I am called by another nurse to have my x-rays. Her name is K just like my daughter. X-rays are not pleasant as we have to unwrap my wrist though not fully and hold it in three different positions which gets me shaky and nervous because of the discomfort. Then it is back to the waiting room.
Why does the time take forever? The room has become quite full now. My Love arrives about 5:40. Relief that he is here and my eyes become teary. All I can think to say is "I'm sorry". My Love says "Why? You've done nothing wrong.". But that is what I feel. I am sorry for this unwanted attention. I only want to be with my visiting daughter and her boyfriend. Cooking dinner having a glass of wine, laughing, not being here on a Friday night. I say "Some lousy date this is." My Love looks at me with only that look of tender comfort he can do. He asks if I am thirsty or hungry. Well, yes I am. H goes out to the car to bring me what he has. Time just drags. My Love asks if I mind if he goes to get something more filling as he is hungry from working all day. No problem, as the wait will be long, that is clear.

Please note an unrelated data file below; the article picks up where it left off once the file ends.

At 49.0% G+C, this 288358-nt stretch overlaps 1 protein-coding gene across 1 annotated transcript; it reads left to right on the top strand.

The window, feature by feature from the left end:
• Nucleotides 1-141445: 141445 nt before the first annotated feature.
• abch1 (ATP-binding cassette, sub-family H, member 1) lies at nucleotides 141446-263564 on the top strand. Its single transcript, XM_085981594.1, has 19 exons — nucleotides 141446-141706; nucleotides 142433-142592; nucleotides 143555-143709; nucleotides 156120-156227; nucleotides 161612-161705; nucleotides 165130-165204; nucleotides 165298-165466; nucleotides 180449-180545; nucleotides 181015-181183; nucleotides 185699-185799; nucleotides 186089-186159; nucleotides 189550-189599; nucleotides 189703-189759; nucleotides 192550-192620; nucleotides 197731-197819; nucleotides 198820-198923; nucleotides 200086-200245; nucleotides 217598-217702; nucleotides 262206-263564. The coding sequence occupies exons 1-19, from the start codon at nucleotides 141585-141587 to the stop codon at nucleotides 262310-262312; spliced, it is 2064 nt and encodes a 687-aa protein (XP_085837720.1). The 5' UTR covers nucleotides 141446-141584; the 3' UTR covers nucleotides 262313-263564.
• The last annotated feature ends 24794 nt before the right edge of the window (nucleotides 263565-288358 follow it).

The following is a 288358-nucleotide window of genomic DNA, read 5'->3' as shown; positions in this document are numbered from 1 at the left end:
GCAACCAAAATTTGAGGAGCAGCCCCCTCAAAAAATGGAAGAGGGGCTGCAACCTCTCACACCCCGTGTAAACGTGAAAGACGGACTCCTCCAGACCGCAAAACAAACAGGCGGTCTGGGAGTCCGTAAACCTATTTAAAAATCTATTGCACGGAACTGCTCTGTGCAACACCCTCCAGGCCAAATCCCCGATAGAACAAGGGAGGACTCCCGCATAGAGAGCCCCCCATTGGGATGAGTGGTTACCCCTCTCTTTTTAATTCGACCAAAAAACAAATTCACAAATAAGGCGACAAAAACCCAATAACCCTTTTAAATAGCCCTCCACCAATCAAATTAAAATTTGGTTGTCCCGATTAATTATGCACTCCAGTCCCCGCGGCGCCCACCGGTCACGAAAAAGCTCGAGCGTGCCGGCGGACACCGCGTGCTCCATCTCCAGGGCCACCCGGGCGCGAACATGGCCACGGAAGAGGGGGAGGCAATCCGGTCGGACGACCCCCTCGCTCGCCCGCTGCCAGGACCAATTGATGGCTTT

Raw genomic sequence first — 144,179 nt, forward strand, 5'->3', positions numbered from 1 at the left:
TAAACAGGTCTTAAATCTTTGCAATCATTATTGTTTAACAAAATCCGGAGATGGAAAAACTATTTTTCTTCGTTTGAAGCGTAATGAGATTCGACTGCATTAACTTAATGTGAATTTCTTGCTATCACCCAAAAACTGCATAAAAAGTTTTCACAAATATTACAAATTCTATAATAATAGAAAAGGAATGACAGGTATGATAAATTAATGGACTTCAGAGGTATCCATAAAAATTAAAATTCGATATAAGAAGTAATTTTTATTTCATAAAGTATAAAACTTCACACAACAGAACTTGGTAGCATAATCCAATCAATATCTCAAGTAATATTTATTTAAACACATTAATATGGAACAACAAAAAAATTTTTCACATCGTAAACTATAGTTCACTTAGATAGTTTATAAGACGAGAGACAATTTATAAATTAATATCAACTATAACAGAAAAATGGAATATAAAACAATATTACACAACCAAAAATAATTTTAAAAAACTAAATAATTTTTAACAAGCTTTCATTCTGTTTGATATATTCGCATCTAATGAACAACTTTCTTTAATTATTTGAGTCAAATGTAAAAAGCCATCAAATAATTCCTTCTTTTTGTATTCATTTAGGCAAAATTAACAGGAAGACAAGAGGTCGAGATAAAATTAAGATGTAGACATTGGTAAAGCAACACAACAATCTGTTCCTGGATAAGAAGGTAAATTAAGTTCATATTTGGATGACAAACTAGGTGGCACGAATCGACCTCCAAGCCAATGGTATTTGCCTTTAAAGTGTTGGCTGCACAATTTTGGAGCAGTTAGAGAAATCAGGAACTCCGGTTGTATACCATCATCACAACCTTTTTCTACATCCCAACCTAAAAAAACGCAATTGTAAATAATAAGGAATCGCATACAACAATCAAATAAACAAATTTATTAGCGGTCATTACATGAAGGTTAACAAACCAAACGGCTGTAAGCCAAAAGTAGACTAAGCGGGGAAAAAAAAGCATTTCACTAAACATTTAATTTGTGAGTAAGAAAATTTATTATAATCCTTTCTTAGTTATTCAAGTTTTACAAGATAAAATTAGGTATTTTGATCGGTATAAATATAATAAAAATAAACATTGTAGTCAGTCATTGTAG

Wednesday, August 25, 2010
My blogging may be a bit off. As of last Friday I have a broken wrist. To be exact I have an "Acute undisplaced comminuted intra-articular fracture of the distal radius with dorsal angulation". Whew! I am now down to one hand typing (What is the sound of one hand clapping? A question I wrote about in college ages ago that I don't feel applies to this!) which is slow and exhausting.